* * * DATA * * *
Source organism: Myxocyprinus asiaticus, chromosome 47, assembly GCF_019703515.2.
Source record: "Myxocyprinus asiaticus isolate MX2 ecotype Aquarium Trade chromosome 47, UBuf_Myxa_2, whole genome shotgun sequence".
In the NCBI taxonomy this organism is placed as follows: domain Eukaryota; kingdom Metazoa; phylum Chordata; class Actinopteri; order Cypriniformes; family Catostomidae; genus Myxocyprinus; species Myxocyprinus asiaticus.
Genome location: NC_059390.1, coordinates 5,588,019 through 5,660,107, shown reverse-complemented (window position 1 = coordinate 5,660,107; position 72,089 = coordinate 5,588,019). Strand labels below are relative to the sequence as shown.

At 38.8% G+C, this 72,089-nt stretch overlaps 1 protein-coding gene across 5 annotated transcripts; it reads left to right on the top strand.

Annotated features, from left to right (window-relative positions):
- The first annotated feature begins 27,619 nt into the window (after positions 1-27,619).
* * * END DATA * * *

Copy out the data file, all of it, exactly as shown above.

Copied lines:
Source organism: Myxocyprinus asiaticus, chromosome 47, assembly GCF_019703515.2.
Source record: "Myxocyprinus asiaticus isolate MX2 ecotype Aquarium Trade chromosome 47, UBuf_Myxa_2, whole genome shotgun sequence".
In the NCBI taxonomy this organism is placed as follows: domain Eukaryota; kingdom Metazoa; phylum Chordata; class Actinopteri; order Cypriniformes; family Catostomidae; genus Myxocyprinus; species Myxocyprinus asiaticus.
Genome location: NC_059390.1, coordinates 5,588,019 through 5,660,107, shown reverse-complemented (window position 1 = coordinate 5,660,107; position 72,089 = coordinate 5,588,019). Strand labels below are relative to the sequence as shown.

At 38.8% G+C, this 72,089-nt stretch overlaps 1 protein-coding gene across 5 annotated transcripts; it reads left to right on the top strand.

Annotated features, from left to right (window-relative positions):
- The first annotated feature begins 27,619 nt into the window (after positions 1-27,619).